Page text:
15 MAY 1880, Page 11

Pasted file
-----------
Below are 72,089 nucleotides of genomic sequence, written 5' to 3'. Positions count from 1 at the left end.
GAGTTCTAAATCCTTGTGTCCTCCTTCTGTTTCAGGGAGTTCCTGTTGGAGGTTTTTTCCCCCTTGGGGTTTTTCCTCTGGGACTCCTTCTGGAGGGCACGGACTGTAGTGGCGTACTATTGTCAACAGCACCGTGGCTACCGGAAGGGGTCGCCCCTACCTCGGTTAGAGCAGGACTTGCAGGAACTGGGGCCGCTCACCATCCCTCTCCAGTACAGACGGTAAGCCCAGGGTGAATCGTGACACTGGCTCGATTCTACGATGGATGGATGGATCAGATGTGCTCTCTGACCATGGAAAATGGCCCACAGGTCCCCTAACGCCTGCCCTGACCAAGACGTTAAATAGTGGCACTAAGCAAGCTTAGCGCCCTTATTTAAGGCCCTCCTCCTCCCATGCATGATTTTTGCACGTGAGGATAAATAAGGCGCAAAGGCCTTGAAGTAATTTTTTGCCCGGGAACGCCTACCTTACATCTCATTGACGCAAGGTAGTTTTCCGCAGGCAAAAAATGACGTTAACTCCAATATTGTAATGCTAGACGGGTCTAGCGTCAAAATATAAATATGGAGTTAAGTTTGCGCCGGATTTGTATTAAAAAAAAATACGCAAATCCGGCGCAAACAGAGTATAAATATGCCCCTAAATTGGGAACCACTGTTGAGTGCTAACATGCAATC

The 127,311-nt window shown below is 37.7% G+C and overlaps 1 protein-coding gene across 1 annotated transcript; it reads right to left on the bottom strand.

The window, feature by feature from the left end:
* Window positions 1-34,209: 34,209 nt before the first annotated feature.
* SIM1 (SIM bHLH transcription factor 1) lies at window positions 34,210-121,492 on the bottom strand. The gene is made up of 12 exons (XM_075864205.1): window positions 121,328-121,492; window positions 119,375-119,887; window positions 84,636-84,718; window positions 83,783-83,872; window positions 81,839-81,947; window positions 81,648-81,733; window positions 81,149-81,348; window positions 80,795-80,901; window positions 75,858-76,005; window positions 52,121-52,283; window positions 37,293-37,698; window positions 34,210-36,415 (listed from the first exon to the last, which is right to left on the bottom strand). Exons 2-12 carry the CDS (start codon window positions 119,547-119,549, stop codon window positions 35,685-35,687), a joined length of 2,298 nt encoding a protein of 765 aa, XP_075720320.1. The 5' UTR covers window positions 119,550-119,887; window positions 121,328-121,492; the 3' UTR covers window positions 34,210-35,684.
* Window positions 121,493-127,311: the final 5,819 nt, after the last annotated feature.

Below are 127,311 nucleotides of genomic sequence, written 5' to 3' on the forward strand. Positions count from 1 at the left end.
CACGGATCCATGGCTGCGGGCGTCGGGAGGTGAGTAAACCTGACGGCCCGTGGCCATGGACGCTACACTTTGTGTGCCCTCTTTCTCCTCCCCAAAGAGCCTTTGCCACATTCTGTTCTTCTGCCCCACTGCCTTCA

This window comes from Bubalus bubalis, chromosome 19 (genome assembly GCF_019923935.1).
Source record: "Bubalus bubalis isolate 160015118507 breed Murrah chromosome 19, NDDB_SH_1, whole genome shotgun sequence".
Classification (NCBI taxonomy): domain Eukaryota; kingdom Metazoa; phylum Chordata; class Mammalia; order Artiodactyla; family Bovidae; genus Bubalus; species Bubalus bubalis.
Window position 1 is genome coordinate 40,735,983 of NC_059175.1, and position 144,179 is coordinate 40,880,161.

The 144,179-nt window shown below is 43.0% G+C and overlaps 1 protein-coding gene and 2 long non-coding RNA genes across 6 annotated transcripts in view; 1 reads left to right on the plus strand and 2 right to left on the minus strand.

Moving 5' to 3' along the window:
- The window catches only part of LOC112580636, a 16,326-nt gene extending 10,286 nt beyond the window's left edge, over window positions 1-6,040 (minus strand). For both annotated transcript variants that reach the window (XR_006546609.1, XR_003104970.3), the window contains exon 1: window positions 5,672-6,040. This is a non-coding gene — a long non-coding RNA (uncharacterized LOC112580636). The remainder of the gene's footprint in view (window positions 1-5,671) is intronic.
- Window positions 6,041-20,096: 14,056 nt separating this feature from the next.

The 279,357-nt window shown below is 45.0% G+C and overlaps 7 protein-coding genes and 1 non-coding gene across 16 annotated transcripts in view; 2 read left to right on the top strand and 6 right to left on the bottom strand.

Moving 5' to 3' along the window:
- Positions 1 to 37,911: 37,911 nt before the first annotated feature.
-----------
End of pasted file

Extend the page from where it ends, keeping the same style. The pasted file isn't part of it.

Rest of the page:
Silt,—As a clergyman who has always voted for the Liberals, mainly because I believe that the general interests of the country, foreign and domestic, are safest in Liberal hands, permit me to comment upon your remarks on the Clergy and Politics in relation to the late General Election. I share with you con- siderable regret that the clergy should in so many instances think more of the "material interests of the Church than of all other moral and political principles." But, surely, in the face of the late election, and the multitude of considerations and side issues which were brought forward to influence the interests and passions of voters, it seems a little hard that you should single out the clergy, in company with the publicans, alone for censure. You do not, I hope, deny that the clergy have a right to exercise their votes, like other people, in accord- ance with their own sentiments, and it may lawfully seem to some of them that the Churchyard question is of vital import- ance to the existence of the Church. I do not think so myself, as I am in accordance with my party on this and most other questions. But I do not like to see a right which is freely ad- mitted when Liberals are concerned denied to Conservative Churchmen. I am aware that a very high compliment is paid to the Church when a loftier tone of morals and politics is demanded of Churchmen than of all others. I do not at all complain when I observe that actions and language of the most innocent character, when employed by Churchmen, are bitterly resented and held up to reprobation, while far more cruel language on the part of anti-Churchmen is regarded as quite fair and honourable. I confess I do not like to see the growing intolerance and narrowness, begotten of an unfortunate but necessary alliance of Liberalism with Pharisaic Dissent and a vindictive type of atheism, from which a portion of the Liberal party is now suffering. I do not like to see, certainly not amongst Liberals, the too prevalent habit of questioning the motives and defaming the characters of worthy and excellent men, merely because they happen to be Conservatives and Church- men. I am ashamed of the Liberalism which sees in every Conservative a "rabid Tory," in every " Tory " a disciple of "Jingo," and in every Church parson a "black-coated criminal." There are Dissenters and Dissenters, just as there are Churchmen and Churchmen, and my circumstances have not brought me into contact with Dissenters of the highest type. My knowledge and experience of Noncon- formity may be unusual and unfortunate, but I am bound to confess that I have always found the highest types of Liberalism amongst Liberal Churchmen. May not the clergy be in some degree excused, if they are too ready to rush into the arms of Conservatism, when we remember that the ordinary Nonconformist always puts the Church question, in its most offensive phase, before everything else in polities ? In the last election, was not the burials question (witness a most exaggerated and needlessly offensive caricature extensively circulated by the Liberation Society) made a test question by Nonconformists in every contest ? I happen to know that in an important town in Kent several votes were lost to the Liberal cause in consequence of an inflammatory speech by a Dissenting minister (from a distance), who asserted that "the gates of the